It is a business imperative that every barrister must have the best information and knowledge at their fingertips. Traditionally that has been books, but the future is online, particularly as the internet affords accessibility to information resources irrespective of location. There are problems, though, that are only just beginning to turn around. Most on-line providers have yet to get their pricing structures matched to the bar's one-person business structure. If they can, then there is a much larger market here for them. They need to make it affordable for the chambers. My set, Wilberforce Chambers, has recently completed a six-month negotiating game with one supplier for a suite of services. Initial quoted prices would hardly move to the suggested acceptable figure, but we eventually got there, while they got a sale and enthusiastic advocates. That has to be right.
Law firms have them and chambers tend not to. Wilberforce has a permanent IT manager, as do a few other chambers. It may be something of a trend now, although there is a critical size below which it is probably not feasible. Being a small organisation compared with law firms means that it is a judgement call rather than a 'no-brainer'. The alternative is that the clerks tackle problems as they arise, but that takes them away from their critical client service job, and barristers spend ages on telephone support lines sorting out their PC problems, taking them away from what they do best. Strategically, it may be better to have an in-house specialist rather than struggle to believe what every IT supplier says you need (which always seems to have plenty of noughts on the end of it). Using an external 'outsourced' specialist is a halfway house.
Barristers (in Wilberforce anyway) are probably more PC-literate than many lawyers. Doing most of their own research, which is increasingly web-based, and daily internet use, together with keyboard and document production skills, contrasts with law firm partners and their support structure. Almost all barristers at Wilberforce do their own typing and document formatting. And that is supported by my straw poll of four other commercial chambers. Voice dictation has not taken off in the commercial bar, and from what I am given to understand, it never will.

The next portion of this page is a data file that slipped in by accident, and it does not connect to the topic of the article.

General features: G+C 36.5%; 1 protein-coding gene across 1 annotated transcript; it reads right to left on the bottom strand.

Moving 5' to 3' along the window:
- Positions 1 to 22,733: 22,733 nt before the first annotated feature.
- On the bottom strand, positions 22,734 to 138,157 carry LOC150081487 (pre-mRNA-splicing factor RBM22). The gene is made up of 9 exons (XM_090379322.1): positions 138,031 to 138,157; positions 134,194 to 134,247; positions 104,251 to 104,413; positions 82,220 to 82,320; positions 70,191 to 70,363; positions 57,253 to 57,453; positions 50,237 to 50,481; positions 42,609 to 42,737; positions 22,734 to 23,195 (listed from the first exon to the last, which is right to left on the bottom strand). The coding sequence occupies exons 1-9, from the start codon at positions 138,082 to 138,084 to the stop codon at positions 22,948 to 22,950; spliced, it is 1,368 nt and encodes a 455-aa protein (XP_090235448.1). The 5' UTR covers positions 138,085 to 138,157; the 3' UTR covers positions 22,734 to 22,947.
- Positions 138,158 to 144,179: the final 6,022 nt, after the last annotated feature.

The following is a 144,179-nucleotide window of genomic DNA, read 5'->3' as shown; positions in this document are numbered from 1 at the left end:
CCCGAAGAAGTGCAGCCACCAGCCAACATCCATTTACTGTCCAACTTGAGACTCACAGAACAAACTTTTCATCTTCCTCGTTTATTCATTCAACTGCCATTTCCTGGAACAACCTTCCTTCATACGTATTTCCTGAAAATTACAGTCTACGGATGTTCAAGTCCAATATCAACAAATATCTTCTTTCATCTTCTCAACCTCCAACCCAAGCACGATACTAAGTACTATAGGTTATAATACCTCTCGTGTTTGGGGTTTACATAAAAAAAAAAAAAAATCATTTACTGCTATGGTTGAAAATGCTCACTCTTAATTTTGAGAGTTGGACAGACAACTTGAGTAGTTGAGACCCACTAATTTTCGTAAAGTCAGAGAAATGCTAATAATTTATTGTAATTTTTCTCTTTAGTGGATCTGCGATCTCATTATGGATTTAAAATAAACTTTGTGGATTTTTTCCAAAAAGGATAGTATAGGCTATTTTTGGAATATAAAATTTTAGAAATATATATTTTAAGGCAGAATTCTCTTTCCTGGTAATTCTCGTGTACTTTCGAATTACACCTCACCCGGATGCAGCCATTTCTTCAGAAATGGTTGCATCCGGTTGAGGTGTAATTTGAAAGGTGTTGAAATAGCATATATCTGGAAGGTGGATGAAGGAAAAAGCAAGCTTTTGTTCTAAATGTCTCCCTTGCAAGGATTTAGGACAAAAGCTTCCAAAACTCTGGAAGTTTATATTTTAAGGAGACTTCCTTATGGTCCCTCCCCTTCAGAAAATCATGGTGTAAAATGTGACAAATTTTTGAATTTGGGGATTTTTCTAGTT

The major deficiency of chambers IT versus law firm IT is in the dearth of management practice information. I miss what I had in a law firm, and even then used to moan that it was not good enough. But it was hugely better than what I get now. Running any business requires immediate fingertip access to knowing what comes from where, who to consider and when, and deciding where to focus client service and current and future business development. In a professional services business made up of individual one-person businesses, it is even more important to be able to see the picture easily, as it is not just the instructing firm but the individual in that firm who is the client. We need to be able to 'cut' to specific information simply and easily. Chambers practice management software is way behind in this respect.
And what of the future?
I cannot yet see case management systems being installed in a chambers, as that is currently the province of law firms – although it will be interesting to watch the next step in the Office of Fair Trading game and where it leads. What I can see is that, as an integral member of the dispute resolution team with the law firm, barristers having access via the web to the case management system for their particular case is a logical extension of playing for that team and for the client.
Gareth Mason is the chambers director at Wilberforce Chambers.